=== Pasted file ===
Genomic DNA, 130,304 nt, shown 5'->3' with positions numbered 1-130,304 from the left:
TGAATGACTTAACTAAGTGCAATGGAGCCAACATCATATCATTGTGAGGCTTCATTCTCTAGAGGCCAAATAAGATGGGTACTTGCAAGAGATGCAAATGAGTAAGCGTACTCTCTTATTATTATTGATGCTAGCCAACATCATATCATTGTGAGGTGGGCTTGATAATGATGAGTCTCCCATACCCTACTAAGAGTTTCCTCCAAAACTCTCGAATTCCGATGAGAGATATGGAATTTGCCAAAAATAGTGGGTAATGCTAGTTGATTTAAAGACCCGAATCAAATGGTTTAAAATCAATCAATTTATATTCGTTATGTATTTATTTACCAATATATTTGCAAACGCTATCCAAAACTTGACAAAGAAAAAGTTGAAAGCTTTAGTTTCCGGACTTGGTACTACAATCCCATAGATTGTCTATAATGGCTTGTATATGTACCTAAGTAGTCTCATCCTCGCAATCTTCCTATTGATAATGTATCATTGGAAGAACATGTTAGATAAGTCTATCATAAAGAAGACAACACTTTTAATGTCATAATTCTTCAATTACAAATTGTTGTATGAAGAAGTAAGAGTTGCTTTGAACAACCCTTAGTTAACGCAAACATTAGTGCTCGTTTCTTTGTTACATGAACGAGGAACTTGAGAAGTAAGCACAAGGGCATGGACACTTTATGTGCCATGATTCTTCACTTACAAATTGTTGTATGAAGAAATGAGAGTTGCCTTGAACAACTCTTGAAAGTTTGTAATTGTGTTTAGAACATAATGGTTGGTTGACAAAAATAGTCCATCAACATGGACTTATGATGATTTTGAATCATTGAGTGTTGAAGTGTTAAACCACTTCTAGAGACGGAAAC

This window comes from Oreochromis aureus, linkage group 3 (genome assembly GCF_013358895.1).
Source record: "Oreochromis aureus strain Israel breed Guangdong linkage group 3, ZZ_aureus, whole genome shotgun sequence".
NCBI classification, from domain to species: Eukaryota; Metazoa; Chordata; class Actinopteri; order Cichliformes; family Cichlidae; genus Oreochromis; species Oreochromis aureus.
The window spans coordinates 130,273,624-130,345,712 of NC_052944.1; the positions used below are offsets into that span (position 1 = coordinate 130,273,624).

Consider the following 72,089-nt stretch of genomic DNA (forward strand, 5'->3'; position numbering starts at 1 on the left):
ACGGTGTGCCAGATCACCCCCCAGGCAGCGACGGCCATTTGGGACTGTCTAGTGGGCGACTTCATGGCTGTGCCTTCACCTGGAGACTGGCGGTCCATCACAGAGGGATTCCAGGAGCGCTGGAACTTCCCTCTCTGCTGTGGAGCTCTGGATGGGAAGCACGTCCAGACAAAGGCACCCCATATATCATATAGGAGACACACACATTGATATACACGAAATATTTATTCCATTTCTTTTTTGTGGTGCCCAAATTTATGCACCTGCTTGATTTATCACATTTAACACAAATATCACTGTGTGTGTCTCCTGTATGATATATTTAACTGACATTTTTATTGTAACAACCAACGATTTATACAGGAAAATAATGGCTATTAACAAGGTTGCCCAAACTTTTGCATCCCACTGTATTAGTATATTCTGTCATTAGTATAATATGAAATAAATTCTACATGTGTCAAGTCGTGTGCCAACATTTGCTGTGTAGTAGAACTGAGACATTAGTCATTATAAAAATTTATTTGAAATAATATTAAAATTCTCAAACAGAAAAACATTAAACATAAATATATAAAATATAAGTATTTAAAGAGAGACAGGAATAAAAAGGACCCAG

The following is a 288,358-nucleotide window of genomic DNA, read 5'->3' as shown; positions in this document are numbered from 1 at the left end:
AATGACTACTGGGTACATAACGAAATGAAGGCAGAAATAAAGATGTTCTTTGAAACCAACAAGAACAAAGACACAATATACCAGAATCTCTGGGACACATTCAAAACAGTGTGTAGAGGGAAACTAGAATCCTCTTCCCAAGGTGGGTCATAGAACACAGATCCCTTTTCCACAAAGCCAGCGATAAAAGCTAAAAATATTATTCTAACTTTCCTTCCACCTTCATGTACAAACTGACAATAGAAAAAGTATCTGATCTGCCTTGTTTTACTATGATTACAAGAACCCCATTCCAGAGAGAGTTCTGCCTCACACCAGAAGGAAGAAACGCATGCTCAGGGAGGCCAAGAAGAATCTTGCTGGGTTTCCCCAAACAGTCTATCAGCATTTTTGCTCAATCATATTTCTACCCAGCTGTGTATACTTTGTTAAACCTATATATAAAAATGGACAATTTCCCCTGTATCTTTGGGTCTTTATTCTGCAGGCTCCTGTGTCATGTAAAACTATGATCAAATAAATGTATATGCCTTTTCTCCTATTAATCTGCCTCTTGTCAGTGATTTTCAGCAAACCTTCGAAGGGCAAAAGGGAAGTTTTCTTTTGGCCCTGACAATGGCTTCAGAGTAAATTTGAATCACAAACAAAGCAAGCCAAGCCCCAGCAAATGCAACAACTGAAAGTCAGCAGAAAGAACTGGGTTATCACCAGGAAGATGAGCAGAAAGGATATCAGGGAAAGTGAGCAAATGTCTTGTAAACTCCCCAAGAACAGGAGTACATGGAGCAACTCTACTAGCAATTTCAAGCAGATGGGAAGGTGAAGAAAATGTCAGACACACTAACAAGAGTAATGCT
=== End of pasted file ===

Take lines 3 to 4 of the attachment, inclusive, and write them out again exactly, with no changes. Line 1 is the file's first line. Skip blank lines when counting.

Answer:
This window comes from Oreochromis aureus, linkage group 3 (genome assembly GCF_013358895.1).
Source record: "Oreochromis aureus strain Israel breed Guangdong linkage group 3, ZZ_aureus, whole genome shotgun sequence".